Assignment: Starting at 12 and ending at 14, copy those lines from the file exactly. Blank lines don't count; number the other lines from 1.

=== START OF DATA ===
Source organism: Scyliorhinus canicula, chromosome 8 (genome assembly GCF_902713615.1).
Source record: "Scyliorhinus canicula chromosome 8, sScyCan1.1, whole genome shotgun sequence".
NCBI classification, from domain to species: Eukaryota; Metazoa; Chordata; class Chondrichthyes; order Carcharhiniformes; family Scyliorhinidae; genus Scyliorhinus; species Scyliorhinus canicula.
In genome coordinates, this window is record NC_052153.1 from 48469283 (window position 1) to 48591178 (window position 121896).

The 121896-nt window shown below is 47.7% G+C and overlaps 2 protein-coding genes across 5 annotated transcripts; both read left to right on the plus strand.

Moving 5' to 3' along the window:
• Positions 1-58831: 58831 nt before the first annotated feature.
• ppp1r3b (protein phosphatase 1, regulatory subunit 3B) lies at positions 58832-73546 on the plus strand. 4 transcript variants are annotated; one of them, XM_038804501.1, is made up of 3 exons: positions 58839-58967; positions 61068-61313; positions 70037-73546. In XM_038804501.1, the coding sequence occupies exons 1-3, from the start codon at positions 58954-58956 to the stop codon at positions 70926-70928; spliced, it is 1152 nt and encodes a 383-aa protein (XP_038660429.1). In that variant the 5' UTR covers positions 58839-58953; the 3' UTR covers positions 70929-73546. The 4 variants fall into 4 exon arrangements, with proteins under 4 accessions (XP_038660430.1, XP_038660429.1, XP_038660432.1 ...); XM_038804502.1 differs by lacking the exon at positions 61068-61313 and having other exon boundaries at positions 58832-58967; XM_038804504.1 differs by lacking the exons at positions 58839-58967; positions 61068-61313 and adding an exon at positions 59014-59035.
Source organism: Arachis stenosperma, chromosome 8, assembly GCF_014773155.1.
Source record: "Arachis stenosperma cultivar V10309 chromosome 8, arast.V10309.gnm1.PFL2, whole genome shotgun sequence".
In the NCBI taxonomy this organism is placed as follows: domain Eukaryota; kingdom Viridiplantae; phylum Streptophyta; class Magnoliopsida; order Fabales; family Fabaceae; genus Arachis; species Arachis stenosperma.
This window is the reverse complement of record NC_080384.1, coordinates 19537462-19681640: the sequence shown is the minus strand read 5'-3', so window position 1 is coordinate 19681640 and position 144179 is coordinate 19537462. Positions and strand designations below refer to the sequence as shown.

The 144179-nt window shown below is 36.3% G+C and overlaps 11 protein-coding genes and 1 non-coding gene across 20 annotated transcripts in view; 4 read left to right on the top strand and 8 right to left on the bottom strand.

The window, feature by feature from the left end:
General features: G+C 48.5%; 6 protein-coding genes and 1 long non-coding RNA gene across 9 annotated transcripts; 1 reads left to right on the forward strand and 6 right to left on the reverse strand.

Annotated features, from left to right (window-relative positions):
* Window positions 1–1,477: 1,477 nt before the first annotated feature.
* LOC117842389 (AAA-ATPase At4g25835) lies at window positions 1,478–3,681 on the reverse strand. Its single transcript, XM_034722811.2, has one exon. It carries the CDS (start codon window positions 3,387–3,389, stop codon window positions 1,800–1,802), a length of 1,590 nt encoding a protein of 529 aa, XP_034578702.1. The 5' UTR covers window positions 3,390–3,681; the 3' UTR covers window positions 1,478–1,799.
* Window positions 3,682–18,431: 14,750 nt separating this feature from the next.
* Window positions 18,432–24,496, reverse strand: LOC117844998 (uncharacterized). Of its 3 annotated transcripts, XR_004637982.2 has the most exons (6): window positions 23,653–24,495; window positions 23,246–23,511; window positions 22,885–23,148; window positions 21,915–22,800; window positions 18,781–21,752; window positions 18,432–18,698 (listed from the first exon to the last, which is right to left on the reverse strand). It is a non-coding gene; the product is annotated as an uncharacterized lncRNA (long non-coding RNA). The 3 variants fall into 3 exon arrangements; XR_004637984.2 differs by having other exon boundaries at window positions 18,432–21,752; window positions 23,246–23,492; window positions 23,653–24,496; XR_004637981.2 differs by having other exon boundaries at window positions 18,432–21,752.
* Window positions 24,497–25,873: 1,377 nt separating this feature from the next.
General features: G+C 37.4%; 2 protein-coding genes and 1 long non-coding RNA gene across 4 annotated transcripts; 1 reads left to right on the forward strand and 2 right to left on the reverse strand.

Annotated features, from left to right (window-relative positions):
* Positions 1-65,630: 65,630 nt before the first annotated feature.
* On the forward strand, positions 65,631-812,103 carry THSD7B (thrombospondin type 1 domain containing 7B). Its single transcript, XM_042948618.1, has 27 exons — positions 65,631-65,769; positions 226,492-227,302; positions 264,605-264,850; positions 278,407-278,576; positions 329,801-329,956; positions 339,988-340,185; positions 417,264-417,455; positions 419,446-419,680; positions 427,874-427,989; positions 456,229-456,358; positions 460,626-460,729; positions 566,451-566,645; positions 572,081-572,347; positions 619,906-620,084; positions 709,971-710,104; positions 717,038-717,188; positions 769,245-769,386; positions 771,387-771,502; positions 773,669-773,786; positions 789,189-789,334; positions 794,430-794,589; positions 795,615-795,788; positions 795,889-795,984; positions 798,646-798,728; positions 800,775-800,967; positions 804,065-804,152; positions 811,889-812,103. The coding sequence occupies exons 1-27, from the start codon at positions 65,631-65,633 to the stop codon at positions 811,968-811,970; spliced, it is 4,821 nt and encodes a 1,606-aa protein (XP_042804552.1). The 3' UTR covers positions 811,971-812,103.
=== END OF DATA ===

This window is the reverse complement of record NC_080384.1, coordinates 19537462-19681640: the sequence shown is the minus strand read 5'-3', so window position 1 is coordinate 19681640 and position 144179 is coordinate 19537462. Positions and strand designations below refer to the sequence as shown.

The 144179-nt window shown below is 36.3% G+C and overlaps 11 protein-coding genes and 1 non-coding gene across 20 annotated transcripts in view; 4 read left to right on the top strand and 8 right to left on the bottom strand.

The window, feature by feature from the left end: